C-FAX 1070 interview with Pamela McCall discusses results from a recent study published in BMC Ecology on how wildlife managers may want to consider alternative, less traditional, methods to manage predator populations
South African Broadcasting Corporation's (SABC) 50/50 Human/Nature television program addressed just that question by interviewing farmers, NGO's, researchers and Woolworth's (food industry):
PREDATOR-HUMAN COEXISTENCE AND BIODIVERSITY CONSERVATION PROJECT IN SOUTH AFRICA
Predator Research Technicians pursuing a career in wildlife ecology and/or conservation are needed to assist with a study aimed to test non-lethal predator-human conflict mitigation measures on farmlands that experience high livestock losses. Research technicians will be needed for a 3 month commitment from 15 Aug – 15 November 2015 or 15 September – 15 December 2015.
The technicians will assist The Cape Leopard Trust and Conservation South Africa project involving graduate students from South African and Canadian universities in assessing predator behavioural ecology and estimating prey abundance and diversity. This work will be strenuous requiring technicians to work long hours (10-14 hour days) and hike long distances (~5-20 km/day) over rough and varying terrain and challenging weather conditions (semi-arid shrubland with significant seasonal and daily variation in temperature and rainfall). Research technicians will be involved in the following activities:
1. Visit GPS cluster locations from collared predators
2. Set and maintain camera stations
3. Collect predator scat
4. Monitor predator trap lines physically and remotely
5. Small mammal trapping
6. Vegetation surveys
7. Data entry
8. Potential opportunity to assist with capturing caracal and/or leopard
The study area includes Namaqua National Park and surrounding farmlands in the Northern Cape, South Africa. The area is approximately 100 km east of the Atlantic Ocean coast and located in the Succulent Karoo, a globally recognized biodiversity hotspot.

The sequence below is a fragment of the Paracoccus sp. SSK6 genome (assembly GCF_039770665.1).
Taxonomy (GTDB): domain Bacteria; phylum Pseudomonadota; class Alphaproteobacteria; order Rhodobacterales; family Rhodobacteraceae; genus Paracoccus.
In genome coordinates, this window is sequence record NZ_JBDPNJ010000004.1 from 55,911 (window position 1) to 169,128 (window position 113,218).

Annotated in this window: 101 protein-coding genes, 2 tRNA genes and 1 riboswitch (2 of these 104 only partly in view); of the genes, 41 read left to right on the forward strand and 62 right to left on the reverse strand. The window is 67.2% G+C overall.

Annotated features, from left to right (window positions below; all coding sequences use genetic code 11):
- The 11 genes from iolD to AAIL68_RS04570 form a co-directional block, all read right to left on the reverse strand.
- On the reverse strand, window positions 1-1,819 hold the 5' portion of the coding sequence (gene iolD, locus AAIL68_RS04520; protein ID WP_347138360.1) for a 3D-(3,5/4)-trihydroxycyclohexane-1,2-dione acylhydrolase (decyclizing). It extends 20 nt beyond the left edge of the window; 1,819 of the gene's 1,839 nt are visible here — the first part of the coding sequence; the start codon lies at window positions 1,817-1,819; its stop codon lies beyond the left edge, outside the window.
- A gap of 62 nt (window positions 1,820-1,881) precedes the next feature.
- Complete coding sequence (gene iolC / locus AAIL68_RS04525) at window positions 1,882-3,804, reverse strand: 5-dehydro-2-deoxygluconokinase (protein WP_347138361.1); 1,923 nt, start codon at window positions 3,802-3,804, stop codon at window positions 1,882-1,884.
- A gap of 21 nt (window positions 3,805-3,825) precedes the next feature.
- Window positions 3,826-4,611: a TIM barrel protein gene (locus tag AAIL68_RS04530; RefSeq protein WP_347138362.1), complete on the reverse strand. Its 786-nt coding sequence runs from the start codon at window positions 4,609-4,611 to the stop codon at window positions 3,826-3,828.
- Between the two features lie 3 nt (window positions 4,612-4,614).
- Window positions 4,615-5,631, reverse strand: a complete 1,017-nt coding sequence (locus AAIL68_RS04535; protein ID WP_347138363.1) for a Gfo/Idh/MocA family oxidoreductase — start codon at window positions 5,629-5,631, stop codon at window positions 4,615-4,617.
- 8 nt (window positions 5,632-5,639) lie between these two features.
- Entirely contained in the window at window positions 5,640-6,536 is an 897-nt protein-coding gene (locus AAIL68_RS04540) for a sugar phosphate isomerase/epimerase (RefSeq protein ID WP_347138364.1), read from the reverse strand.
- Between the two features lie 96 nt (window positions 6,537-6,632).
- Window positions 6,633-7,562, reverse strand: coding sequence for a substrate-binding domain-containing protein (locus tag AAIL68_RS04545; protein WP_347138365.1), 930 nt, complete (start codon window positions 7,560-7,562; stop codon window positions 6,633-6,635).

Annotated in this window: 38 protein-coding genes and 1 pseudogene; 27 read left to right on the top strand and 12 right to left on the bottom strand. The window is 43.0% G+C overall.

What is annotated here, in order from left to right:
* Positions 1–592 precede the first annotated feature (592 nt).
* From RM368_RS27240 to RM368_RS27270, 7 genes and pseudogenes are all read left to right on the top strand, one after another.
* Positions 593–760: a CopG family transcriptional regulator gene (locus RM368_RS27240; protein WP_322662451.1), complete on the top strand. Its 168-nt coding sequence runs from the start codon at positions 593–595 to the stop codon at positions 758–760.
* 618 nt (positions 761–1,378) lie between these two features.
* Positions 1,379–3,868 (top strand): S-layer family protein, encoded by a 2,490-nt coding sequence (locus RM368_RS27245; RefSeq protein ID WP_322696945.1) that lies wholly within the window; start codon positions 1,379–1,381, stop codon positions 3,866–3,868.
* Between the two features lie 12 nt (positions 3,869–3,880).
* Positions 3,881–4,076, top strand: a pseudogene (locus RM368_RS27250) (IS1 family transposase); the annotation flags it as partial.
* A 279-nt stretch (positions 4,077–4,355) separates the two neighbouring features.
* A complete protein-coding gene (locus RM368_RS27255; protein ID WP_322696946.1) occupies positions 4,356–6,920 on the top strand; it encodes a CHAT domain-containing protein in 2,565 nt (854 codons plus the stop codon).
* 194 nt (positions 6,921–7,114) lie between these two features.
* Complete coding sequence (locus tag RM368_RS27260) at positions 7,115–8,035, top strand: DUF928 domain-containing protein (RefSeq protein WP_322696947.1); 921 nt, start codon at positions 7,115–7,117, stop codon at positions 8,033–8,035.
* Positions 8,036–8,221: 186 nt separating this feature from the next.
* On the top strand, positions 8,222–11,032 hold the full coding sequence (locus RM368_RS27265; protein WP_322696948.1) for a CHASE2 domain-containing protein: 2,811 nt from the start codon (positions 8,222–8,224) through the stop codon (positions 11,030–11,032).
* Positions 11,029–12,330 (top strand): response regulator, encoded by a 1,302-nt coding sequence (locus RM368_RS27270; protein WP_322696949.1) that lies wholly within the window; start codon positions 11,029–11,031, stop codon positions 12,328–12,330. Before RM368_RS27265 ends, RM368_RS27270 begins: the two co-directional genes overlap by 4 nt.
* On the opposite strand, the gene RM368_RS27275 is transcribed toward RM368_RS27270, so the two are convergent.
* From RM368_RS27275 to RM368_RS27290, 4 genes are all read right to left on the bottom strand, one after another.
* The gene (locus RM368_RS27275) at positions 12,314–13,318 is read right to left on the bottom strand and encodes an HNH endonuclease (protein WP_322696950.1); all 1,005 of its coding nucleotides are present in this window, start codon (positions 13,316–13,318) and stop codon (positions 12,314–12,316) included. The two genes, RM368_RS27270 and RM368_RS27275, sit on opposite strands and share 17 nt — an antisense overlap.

For the 3 month position, applicants pay $500/month for project running costs. Airfare, health insurance and food expenses are the responsibility of the applicant. Accommodation and on site (study area) transport will be provided.
1. Recent graduate or senior undergraduate in a relevant BSc program
2. Strong hiker willing to work long hours in challenging conditions
3. Excellent organizational and communication skills
4. Ability to work independently with little supervision and as part of a team
5. Willingness to live in a remote rural setting and basic living conditions with other project team members
Preferred previous experience:
1. GPS cluster site investigations
2. Camera trapping
3. Fieldwork management experience
4. Orienteering with GPS unit, compass and map
5. Predator ecology and/or wildlife-human conflict research
6. Small mammal trapping
7. Experience driving manual 4 x 4 truck
8. Vegetation surveys
9. Experience in a developing country
Please send a single word document that includes a cover letter, resume and contact information for 2 references to Kristine Teichman by 20 July 2015 at email@example.com. Only shortlisted applicants will be contacted and interviewed.
We are providing an opportunity for veterinarians to practice wildlife handling as part of a predator ecology research project in the Karoo. We seek veterinarian(s) on a short term locum to perform wildlife capture and handling for research. The research project involves a collaboration of South African and international universities and NGOs. The primary goal is to test the ecological and economic efficacies of various methods for minimizing human-predator conflict over livestock depredation. The study area includes Namaqua National Park and neighbouring farmland in Namaqualand, Northern Cape. The area falls within the Succulent Karoo, a scenic and globally recognized biodiversity hotspot. Field efforts will involve capturing predators (caracal, leopard) using leg-hold and box traps to deploy GPS radiocollars and collect research samples. Depending on personal interest, opportunities also exist for the veterinarian(s) to address research questions of their interest, such as stress hormones, parasite loads, disease etc. Due to limited research funding we are unable to offer a stipend, but housing and travel expenses within the study area while working on the project will be covered. The position will have a minimum duration of 2 weeks and maximum 6 months. Only one veterinarian is needed at a time. Please contact us stating your availability to be able to discuss a mutually convenient schedule. We are aiming to start predator captures in mid-January and continue captures until at least June 2015.
Bogdan Cristescu, Research Coordinator, Predator Ecology and Coexistence Experiment
Kristine Teichman, Researcher, Predator Ecology and Coexistence Experiment
The Cape Leopard Trust
E-mail: firstname.lastname@example.org or email@example.com
Phone: 061-157-2007 or 082- 666-6875